5 Ideal Foods For A Tuberculosis Patient

Once a dreaded disease with fatal outcomes, TB or tuberculosis is now much better understood and treated. It is an infectious disease caused by the bacteria called Mycobacterium tuberculosis. When a person with TB coughs or sneezes, the air gets contaminated with the germs. When another person breathes in these germs, there is a chance that they will become infected.

Symptoms and deficiencies during TB


Symptoms of TB include weight loss, weakness, night sweats, shortness of breath, etc. According to WHO (World Health Organization), being undernourished or poorly-nourished itself is a risk factor for developing TB.

Nutrition, therefore, is a major contributor towards recovery and management of tuberculosis. Usually, patients are put on a high dose of antibiotics for a prolonged period and these have significant impacts on nutrient absorption of vitamin B6 or pyridoxine, vitamin D (which in turn impacts calcium absorption), and several minerals.


WHO also states that TB patients have low circulating concentrations of micronutrients, such as vitamins A, E and D and the minerals iron, zinc and selenium. Both tuberculosis prevention and treatment should focus on preventing and treating malnutrition, especially under-nutrition, which lowers immunity and creates a host of nutrient deficiencies. This can be achieved by eating well-planned, balanced meals for breakfast, lunch and dinner.


Nutrients and foods for a tuberculosis diet

Calorie-dense foods:

The best foods for TB patients would need to be high in calorie and nutrient-rich to meet rising metabolic demands and to prevent further weight loss. Calorie-dense foods include banana, cereal porridge or kheer, rava or sooji kesaribhath or a halwa, peanut chikki, rava laddoo, wheat and ragi sprouted malt porridge or drink, khichdi and so on.


Protein-rich foods:

Increased protein needs are met by including groundnut, gingelly chikki or laddoo, or dry fruit and nut mixes. If you are not able to eat due to poor appetite, the dry fruits and nuts can be powdered finely and mixed into a milkshake or added to roti or phulka. Eggs, paneer, tofu, and soya chunks are other protein-rich foods that are easily absorbed as well. These can be diced into small pieces or grated and added to soups or porridges or milkshakes.



Vitamins A, E, C:

Some of the best foods for TB patients include the yellow-orange fruits and vegetables such as orange, mango, papaya, sweet pumpkin, and carrots which are rich in Vitamin A, while Vitamin C is found in fresh fruits like guava, amla, orange, tomato, sweet lime, lemon, and capsicum. Vitamin E is usually found in wheat germ, nuts, seeds and vegetable oils.


B-complex vitamins:

Most B complex vitamins are found in whole grain cereals and pulses, nuts and seeds. For non-vegetarians, B complex can be obtained from eggs, fish (especially sea fish like salmon, tuna, mackerel and sardines), chicken, and lean cuts of meat.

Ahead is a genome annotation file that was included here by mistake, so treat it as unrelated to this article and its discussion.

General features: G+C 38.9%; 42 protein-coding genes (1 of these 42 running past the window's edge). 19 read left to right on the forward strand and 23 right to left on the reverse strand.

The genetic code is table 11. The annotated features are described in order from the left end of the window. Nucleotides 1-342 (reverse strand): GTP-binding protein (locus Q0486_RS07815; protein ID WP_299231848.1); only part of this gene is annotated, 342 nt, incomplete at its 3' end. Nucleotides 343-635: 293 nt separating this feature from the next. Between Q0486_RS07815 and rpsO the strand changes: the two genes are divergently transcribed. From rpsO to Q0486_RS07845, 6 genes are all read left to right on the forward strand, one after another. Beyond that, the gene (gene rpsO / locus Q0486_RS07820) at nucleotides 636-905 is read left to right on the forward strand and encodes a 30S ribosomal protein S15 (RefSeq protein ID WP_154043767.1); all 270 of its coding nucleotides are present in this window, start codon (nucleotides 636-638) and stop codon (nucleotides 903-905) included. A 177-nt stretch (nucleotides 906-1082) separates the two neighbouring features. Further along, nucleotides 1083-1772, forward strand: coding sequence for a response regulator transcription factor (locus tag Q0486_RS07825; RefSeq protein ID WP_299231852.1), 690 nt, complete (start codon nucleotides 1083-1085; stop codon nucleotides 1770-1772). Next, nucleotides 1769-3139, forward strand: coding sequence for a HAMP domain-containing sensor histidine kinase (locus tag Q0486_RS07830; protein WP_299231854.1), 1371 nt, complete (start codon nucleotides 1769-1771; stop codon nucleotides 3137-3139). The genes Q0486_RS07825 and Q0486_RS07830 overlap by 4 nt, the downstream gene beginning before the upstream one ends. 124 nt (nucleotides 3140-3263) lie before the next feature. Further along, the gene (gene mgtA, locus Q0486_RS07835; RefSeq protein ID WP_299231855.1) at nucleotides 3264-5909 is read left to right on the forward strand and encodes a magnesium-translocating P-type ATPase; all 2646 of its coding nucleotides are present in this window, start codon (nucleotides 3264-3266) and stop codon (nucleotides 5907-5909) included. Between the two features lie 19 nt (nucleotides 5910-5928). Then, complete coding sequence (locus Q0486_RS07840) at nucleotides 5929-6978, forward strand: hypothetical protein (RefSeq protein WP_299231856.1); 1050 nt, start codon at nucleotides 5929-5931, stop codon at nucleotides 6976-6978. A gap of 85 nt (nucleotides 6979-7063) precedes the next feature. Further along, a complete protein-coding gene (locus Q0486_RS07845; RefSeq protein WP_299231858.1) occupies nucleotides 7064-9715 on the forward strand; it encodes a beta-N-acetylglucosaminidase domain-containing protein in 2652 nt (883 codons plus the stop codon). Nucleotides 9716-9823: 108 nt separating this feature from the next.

Selenium and zinc:

Brazil nuts are the best source of selenium. Fortified eggs are also available these days. Mushrooms and most nuts and seeds, including sunflower seeds, chia seeds, pumpkin seeds, sesame and flax, are also good sources of both selenium and zinc. Non-vegetarian options include oysters, fish and chicken.



Besides the intake of the above nutrients, it’s important to have meals and snacks (healthy snacks!) at the right time. The snacks can include boiled sprouts, grilled vegetables with paneer, a glass of almond milk or soy milk, flavoured boiled beans, etc. The treatment of tuberculosis is long-term, and getting used to a routine would help; make a timetable for breakfast, mid-meal snacks, lunch, evening snacks, and dinner.



Source: https://www.lybrate.com/topic/diet-for-tuberculosis


What to avoid during TB


While gaining your strength after a bout of tuberculosis and the resulting malnutrition, avoid the indulging in:

  • Alcohol and tobacco
  • Coffee and caffeinated drinks
  • Refined products (like sugar, white rice and maida)
  • High-fat, high-cholesterol red meats
  • Greasy and fried foods
  • Trans-fatty acids (check ingredients and avoid “partially hydrogenated vegetable oil”)


The medicines you take for TB may have side effects that lead to loss of appetite and feelings of nausea. Consuming the required nutrition is vital, however, so talk to your doctor about what can be done to avoid the side effects.


Calorie Care offers well-planned meals to nourish with all required vitamins, minerals and proteins while taking care to provide just the right number of calories. Designed and executed by professionals in both nutrition and food service, the Calorie Care meals are just what the doctor ordered for your health and disease prevention.